I think that this book really focuses on the people. Why and how the ocean affects people in different places and what their relationship with surfing means to their everyday life relative to where they come from. And then you get to see what the local culture looks like, feels like, tastes like, how you move to it. You’re able to expand the landscape of what the definition of surf culture looks like.
I mean, the first essay in the book is like, “Yo, here’s documented evidence of indigenous Africans surfing in the late 1600s all the way through the 1700s and mid 1800s. Sorry, not trying to change history, but also, like, let’s add that to the mix of our storytelling. Which is very jarring for people for some reason. Like, “Oh, you people are always trying to rewrite history.” No, we’re just trying to share the history that we’ve been deprived of. The world’s a better place when we know various pathways of how we’ve gotten here.
So I love the idea of people putting on their shred destination bucket list, going to scour the coast of Africa for surf. But also to engage with its people and learn about its culture and to do so in Mozambique and in Liberia or Nigeria, Angola. To discover the magic of Africa. Of these 54 countries — without them, the world is a much, much, much different place on so many levels. But most people’s conversation, or even definition or sphere of how they think about Africa is like, “I want to go on a safari one day. Or maybe climb Kilimanjaro.”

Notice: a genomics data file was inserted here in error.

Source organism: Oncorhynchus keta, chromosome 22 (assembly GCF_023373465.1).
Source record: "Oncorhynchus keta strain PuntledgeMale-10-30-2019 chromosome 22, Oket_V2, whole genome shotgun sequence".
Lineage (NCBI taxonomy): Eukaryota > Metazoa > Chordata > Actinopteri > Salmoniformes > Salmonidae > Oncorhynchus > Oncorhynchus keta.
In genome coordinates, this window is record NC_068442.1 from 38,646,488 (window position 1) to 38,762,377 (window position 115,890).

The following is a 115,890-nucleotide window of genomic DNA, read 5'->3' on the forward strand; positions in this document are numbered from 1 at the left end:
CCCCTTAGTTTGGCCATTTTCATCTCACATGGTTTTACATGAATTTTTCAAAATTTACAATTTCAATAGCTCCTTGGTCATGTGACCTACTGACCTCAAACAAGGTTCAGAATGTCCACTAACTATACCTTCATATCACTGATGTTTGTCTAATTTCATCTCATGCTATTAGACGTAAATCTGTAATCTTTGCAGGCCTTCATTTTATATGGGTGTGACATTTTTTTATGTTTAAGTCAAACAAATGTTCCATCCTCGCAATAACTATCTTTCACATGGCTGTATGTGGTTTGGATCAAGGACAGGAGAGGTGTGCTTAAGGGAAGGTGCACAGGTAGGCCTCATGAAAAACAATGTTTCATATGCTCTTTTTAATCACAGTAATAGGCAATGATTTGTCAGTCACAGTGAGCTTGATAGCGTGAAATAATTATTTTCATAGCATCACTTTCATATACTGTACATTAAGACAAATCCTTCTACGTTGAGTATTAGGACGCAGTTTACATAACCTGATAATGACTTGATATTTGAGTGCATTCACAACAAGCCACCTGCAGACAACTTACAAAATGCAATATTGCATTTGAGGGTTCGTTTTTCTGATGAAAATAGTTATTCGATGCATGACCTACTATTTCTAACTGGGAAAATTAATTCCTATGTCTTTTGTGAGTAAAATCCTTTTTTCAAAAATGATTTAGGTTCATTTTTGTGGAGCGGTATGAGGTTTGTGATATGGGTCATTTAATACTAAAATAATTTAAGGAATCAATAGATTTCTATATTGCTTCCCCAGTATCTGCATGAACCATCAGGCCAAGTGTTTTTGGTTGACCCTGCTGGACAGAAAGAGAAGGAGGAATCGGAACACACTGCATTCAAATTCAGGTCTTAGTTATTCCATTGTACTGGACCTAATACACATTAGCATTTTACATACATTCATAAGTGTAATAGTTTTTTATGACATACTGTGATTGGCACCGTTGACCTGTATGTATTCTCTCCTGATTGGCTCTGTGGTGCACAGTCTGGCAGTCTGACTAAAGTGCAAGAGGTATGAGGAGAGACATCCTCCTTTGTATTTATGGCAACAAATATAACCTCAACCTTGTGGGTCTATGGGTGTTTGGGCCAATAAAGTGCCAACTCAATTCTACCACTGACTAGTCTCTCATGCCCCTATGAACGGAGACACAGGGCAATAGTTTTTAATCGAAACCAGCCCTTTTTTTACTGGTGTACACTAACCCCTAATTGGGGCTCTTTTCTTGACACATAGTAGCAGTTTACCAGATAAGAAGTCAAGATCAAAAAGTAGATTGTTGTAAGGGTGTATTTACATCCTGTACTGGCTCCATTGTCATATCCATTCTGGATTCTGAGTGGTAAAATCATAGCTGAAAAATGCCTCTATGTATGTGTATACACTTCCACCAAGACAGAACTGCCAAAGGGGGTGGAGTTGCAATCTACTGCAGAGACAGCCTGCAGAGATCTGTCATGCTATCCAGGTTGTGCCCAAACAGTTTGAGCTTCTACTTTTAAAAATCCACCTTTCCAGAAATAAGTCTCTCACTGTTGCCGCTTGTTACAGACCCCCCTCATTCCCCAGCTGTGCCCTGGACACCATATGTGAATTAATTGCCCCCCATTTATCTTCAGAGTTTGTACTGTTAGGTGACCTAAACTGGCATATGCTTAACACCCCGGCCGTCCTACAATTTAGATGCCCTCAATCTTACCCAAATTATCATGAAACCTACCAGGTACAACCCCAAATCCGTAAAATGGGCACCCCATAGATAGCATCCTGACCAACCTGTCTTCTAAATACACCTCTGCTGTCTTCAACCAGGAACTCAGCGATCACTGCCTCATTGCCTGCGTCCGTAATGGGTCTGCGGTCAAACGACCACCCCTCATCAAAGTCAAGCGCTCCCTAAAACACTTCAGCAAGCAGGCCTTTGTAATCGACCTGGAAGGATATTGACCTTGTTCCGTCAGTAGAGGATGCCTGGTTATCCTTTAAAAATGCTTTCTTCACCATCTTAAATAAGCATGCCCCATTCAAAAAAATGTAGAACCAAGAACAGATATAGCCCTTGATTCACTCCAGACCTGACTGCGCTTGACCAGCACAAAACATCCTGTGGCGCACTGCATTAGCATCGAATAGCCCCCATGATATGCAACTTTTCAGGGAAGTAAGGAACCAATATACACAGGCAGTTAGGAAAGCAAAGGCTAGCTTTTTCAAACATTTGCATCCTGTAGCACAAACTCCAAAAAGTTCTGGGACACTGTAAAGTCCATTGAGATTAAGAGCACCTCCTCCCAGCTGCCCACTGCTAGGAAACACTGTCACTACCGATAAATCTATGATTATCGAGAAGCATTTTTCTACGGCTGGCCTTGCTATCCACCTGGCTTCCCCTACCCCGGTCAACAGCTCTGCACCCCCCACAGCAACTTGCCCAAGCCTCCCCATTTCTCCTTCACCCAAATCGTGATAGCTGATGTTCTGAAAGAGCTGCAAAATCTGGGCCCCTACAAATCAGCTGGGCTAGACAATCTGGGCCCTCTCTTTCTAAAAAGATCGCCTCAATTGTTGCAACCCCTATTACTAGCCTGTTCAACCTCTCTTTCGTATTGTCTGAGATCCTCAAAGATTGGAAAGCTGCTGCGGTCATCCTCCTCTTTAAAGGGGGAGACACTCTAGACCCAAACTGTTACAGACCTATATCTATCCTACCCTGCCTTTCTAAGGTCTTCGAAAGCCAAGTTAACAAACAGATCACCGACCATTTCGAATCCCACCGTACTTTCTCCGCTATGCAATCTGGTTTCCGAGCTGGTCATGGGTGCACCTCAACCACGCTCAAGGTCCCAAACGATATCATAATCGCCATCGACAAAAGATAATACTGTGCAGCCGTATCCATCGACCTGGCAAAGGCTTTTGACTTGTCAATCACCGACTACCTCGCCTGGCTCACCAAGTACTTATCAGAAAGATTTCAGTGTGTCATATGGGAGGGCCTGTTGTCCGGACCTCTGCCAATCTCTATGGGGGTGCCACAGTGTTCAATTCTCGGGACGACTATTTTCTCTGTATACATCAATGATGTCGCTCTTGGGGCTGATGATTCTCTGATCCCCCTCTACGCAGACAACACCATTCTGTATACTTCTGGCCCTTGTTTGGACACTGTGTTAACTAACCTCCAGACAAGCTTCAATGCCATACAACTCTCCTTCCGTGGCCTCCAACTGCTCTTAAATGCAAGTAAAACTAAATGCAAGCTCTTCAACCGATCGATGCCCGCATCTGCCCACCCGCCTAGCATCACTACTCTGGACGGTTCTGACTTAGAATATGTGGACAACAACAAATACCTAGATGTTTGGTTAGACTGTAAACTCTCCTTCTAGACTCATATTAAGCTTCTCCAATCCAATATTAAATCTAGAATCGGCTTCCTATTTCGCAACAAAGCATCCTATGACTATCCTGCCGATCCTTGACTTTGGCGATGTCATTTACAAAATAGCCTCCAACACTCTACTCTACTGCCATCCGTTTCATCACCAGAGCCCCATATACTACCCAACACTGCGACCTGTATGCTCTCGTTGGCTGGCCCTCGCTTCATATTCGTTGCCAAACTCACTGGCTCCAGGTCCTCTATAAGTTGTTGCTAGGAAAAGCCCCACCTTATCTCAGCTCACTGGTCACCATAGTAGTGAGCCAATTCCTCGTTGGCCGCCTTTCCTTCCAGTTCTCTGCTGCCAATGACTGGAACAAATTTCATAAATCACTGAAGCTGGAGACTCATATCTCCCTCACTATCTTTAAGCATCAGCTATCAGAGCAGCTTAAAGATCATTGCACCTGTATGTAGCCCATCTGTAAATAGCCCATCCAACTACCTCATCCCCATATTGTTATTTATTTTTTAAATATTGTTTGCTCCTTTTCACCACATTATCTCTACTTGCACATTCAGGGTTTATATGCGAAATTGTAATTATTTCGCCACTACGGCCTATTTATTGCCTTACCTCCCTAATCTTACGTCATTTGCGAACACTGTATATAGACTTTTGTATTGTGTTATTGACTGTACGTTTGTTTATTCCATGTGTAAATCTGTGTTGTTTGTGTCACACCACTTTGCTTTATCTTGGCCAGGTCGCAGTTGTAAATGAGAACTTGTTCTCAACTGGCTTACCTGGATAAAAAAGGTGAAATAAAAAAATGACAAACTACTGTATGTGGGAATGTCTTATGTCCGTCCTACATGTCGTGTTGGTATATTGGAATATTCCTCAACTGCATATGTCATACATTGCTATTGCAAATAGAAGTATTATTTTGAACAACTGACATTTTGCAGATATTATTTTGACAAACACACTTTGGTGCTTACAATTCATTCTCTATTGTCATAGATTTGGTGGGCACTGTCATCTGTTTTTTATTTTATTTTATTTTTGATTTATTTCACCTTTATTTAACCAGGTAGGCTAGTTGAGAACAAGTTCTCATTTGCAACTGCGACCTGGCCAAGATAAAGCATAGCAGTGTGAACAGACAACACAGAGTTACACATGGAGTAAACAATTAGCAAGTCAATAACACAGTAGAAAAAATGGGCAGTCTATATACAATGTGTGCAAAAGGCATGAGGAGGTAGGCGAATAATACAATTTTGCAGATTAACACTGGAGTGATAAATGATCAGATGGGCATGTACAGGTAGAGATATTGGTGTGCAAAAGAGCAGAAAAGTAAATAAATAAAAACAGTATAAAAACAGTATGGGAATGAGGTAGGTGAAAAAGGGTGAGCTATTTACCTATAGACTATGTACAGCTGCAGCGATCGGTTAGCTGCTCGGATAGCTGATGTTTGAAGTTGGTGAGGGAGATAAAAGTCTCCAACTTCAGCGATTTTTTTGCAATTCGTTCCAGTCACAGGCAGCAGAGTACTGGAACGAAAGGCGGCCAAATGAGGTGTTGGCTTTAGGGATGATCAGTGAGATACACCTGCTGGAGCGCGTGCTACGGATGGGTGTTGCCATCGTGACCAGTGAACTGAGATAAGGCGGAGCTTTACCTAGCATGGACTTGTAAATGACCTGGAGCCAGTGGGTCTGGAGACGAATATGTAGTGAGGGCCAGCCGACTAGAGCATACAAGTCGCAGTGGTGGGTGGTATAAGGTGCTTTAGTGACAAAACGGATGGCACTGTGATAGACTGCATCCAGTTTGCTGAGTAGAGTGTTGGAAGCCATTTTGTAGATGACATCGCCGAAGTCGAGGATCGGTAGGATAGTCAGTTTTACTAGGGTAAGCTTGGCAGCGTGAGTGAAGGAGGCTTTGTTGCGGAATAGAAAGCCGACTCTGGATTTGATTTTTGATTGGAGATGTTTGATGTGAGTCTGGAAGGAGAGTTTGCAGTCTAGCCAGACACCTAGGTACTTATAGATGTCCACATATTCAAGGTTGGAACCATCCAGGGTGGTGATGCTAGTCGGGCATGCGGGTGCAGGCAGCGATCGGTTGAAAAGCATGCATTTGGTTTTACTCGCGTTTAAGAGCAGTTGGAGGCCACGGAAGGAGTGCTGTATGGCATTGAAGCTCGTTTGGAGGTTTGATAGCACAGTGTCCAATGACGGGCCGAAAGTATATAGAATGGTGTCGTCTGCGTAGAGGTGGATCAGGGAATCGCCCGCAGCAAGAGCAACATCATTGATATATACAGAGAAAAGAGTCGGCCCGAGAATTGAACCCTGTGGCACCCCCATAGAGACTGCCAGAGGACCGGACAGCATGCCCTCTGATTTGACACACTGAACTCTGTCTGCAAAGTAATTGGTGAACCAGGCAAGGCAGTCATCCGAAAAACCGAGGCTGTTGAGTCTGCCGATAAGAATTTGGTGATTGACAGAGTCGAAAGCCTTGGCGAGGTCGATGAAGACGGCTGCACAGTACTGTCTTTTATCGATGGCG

And I think what I love about the book is the way people respond, like, “Yo, I had no idea that Africa was so dope.” [laughs] You know what I mean? Because they think of it strictly from a Discovery Channel perspective. And it’s modern, it’s vibrant, and it has so much, as far as its history and its culture, to share and influence the world with.